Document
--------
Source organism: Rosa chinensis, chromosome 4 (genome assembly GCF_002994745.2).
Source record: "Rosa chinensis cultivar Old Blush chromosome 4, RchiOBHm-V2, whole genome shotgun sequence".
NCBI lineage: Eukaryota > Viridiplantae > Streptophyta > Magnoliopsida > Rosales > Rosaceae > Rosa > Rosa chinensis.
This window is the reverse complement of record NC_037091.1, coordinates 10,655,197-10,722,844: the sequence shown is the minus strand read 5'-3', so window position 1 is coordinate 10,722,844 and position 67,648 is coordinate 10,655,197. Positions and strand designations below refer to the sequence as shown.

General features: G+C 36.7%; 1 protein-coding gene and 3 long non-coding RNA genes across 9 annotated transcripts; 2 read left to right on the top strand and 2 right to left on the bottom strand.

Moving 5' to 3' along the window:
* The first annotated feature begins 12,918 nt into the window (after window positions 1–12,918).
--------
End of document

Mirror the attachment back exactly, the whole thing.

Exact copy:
Source organism: Rosa chinensis, chromosome 4 (genome assembly GCF_002994745.2).
Source record: "Rosa chinensis cultivar Old Blush chromosome 4, RchiOBHm-V2, whole genome shotgun sequence".
NCBI lineage: Eukaryota > Viridiplantae > Streptophyta > Magnoliopsida > Rosales > Rosaceae > Rosa > Rosa chinensis.
This window is the reverse complement of record NC_037091.1, coordinates 10,655,197-10,722,844: the sequence shown is the minus strand read 5'-3', so window position 1 is coordinate 10,722,844 and position 67,648 is coordinate 10,655,197. Positions and strand designations below refer to the sequence as shown.

General features: G+C 36.7%; 1 protein-coding gene and 3 long non-coding RNA genes across 9 annotated transcripts; 2 read left to right on the top strand and 2 right to left on the bottom strand.

Moving 5' to 3' along the window:
* The first annotated feature begins 12,918 nt into the window (after window positions 1–12,918).